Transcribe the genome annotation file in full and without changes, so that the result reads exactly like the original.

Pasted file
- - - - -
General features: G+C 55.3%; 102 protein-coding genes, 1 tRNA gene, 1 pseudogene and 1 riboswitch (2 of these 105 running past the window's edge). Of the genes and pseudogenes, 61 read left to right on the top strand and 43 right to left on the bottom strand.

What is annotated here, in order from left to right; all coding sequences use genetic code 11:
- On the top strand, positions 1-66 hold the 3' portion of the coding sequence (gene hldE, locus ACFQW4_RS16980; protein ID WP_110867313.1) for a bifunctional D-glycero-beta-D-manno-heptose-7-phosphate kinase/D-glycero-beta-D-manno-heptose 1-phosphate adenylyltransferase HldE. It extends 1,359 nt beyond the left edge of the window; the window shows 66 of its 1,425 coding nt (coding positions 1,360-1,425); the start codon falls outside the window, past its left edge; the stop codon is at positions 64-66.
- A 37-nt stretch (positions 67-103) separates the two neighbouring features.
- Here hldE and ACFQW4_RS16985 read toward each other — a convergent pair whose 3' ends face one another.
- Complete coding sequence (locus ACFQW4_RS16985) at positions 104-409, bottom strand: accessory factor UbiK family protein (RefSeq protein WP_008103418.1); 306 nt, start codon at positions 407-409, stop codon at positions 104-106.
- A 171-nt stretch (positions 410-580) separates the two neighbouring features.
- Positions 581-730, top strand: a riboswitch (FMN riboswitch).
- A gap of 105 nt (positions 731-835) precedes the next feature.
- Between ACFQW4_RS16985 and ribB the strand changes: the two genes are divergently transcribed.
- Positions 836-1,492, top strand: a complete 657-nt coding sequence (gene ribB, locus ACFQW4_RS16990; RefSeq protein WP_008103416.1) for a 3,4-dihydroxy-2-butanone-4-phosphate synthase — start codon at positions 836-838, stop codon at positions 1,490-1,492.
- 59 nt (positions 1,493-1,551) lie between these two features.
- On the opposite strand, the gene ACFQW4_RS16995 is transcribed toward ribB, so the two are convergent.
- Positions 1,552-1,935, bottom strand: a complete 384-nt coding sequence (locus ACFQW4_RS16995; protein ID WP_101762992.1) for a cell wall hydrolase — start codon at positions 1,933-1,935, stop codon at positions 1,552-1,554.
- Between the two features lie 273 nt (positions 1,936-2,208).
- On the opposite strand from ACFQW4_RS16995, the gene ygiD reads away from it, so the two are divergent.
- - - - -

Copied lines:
General features: G+C 55.3%; 102 protein-coding genes, 1 tRNA gene, 1 pseudogene and 1 riboswitch (2 of these 105 running past the window's edge). Of the genes and pseudogenes, 61 read left to right on the top strand and 43 right to left on the bottom strand.

What is annotated here, in order from left to right; all coding sequences use genetic code 11:
- On the top strand, positions 1-66 hold the 3' portion of the coding sequence (gene hldE, locus ACFQW4_RS16980; protein ID WP_110867313.1) for a bifunctional D-glycero-beta-D-manno-heptose-7-phosphate kinase/D-glycero-beta-D-manno-heptose 1-phosphate adenylyltransferase HldE. It extends 1,359 nt beyond the left edge of the window; the window shows 66 of its 1,425 coding nt (coding positions 1,360-1,425); the start codon falls outside the window, past its left edge; the stop codon is at positions 64-66.
- A 37-nt stretch (positions 67-103) separates the two neighbouring features.
- Here hldE and ACFQW4_RS16985 read toward each other — a convergent pair whose 3' ends face one another.
- Complete coding sequence (locus ACFQW4_RS16985) at positions 104-409, bottom strand: accessory factor UbiK family protein (RefSeq protein WP_008103418.1); 306 nt, start codon at positions 407-409, stop codon at positions 104-106.
- A 171-nt stretch (positions 410-580) separates the two neighbouring features.
- Positions 581-730, top strand: a riboswitch (FMN riboswitch).
- A gap of 105 nt (positions 731-835) precedes the next feature.
- Between ACFQW4_RS16985 and ribB the strand changes: the two genes are divergently transcribed.
- Positions 836-1,492, top strand: a complete 657-nt coding sequence (gene ribB, locus ACFQW4_RS16990; RefSeq protein WP_008103416.1) for a 3,4-dihydroxy-2-butanone-4-phosphate synthase — start codon at positions 836-838, stop codon at positions 1,490-1,492.
- 59 nt (positions 1,493-1,551) lie between these two features.
- On the opposite strand, the gene ACFQW4_RS16995 is transcribed toward ribB, so the two are convergent.
- Positions 1,552-1,935, bottom strand: a complete 384-nt coding sequence (locus ACFQW4_RS16995; protein ID WP_101762992.1) for a cell wall hydrolase — start codon at positions 1,933-1,935, stop codon at positions 1,552-1,554.
- Between the two features lie 273 nt (positions 1,936-2,208).
- On the opposite strand from ACFQW4_RS16995, the gene ygiD reads away from it, so the two are divergent.